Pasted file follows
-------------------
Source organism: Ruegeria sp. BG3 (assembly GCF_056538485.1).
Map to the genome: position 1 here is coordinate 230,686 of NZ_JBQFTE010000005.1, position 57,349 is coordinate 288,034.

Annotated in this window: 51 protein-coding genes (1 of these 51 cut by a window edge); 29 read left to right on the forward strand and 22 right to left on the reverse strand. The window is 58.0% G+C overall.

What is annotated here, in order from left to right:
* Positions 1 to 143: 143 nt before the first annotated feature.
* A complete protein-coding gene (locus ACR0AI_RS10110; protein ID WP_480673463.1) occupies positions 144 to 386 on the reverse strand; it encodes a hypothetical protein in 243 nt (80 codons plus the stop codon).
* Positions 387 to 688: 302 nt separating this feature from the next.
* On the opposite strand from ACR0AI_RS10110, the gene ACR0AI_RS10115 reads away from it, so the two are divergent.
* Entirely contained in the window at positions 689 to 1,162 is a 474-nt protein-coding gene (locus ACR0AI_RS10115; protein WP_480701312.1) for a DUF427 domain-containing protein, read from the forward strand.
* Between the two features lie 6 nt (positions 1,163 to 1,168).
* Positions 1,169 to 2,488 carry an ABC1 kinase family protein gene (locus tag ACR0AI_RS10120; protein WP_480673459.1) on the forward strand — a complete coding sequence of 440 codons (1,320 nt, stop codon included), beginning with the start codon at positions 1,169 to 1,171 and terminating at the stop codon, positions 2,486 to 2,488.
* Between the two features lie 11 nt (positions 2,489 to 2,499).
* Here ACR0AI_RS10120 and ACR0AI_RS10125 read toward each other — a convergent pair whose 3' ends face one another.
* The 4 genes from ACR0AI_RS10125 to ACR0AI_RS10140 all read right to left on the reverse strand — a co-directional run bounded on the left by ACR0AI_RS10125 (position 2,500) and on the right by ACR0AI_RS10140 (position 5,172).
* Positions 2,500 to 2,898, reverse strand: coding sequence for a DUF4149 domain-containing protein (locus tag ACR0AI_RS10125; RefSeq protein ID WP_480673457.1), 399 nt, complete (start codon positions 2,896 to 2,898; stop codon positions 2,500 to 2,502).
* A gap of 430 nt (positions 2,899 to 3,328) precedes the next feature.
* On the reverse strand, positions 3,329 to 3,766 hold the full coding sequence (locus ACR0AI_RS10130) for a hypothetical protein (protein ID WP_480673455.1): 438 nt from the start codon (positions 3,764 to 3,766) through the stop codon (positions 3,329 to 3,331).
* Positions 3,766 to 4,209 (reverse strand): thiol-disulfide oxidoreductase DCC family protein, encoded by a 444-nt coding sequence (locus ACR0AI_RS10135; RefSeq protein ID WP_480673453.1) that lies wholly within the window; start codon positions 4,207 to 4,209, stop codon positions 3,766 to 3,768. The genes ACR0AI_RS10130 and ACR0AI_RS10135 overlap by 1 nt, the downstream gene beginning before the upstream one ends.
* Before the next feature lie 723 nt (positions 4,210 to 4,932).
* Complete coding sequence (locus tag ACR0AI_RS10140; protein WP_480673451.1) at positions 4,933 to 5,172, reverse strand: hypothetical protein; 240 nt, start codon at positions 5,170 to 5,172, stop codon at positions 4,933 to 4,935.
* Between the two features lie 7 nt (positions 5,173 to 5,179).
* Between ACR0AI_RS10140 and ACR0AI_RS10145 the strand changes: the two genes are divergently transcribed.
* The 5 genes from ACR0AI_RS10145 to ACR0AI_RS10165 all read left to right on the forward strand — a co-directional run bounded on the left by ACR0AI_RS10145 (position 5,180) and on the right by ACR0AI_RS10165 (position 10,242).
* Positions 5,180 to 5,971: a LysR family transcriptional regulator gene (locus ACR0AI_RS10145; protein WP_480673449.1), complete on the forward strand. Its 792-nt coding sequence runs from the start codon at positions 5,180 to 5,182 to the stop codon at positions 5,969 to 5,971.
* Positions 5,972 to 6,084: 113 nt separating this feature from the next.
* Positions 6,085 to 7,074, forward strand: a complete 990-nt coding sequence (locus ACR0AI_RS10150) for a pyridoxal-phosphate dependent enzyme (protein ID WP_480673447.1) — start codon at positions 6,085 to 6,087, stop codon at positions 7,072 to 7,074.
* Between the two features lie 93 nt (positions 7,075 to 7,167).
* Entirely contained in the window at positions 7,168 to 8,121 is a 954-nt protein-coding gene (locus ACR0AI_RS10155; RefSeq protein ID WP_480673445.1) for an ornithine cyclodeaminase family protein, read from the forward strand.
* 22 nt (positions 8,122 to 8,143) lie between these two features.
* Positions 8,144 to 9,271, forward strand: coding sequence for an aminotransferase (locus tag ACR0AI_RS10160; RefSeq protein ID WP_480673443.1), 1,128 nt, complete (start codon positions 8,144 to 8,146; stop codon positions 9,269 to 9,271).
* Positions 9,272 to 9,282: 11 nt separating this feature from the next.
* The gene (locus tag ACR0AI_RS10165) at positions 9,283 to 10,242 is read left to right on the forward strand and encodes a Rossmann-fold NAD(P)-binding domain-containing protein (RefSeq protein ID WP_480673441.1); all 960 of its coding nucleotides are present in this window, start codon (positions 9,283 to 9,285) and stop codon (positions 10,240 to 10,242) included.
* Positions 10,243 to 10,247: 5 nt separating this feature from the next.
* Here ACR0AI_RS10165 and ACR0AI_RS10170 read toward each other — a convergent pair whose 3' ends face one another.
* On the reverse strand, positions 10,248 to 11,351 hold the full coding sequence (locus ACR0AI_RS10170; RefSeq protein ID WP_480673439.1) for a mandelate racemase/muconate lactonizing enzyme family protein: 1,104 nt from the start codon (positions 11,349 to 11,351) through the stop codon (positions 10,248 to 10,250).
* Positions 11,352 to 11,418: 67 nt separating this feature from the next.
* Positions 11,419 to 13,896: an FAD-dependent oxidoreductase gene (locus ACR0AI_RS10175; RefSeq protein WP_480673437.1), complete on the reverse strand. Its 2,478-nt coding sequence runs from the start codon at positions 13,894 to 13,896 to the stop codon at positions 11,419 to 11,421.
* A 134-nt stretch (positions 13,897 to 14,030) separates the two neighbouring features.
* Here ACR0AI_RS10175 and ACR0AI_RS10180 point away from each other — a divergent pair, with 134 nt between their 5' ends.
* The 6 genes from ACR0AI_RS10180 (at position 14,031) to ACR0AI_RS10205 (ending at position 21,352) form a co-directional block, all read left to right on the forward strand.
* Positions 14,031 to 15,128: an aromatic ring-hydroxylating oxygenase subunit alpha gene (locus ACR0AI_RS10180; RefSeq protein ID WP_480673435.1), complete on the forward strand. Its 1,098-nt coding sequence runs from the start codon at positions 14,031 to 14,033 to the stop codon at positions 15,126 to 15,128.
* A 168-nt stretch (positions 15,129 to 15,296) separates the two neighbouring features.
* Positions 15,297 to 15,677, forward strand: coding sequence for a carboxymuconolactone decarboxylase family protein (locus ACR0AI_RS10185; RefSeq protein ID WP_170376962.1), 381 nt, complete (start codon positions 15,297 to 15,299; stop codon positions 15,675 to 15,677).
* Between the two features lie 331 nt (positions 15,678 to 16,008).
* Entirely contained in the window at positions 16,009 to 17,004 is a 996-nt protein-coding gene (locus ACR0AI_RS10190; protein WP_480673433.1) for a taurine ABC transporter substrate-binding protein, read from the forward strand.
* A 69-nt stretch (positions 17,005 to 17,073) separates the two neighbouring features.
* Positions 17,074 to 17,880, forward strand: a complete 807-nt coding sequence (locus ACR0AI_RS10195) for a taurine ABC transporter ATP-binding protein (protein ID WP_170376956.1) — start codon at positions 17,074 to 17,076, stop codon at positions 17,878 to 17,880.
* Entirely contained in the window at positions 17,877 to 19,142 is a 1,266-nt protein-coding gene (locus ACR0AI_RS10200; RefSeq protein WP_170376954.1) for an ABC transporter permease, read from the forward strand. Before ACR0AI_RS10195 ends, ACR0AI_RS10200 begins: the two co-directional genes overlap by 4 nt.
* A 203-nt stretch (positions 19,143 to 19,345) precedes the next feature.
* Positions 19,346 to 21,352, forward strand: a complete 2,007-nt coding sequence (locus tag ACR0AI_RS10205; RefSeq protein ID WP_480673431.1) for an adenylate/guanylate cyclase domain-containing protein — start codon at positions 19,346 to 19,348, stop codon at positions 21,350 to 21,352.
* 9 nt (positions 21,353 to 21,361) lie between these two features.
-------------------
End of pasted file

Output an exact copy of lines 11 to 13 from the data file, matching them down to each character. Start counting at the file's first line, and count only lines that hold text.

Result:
* Positions 1,169 to 2,488 carry an ABC1 kinase family protein gene (locus tag ACR0AI_RS10120; protein WP_480673459.1) on the forward strand — a complete coding sequence of 440 codons (1,320 nt, stop codon included), beginning with the start codon at positions 1,169 to 1,171 and terminating at the stop codon, positions 2,486 to 2,488.
* Between the two features lie 11 nt (positions 2,489 to 2,499).
* Here ACR0AI_RS10120 and ACR0AI_RS10125 read toward each other — a convergent pair whose 3' ends face one another.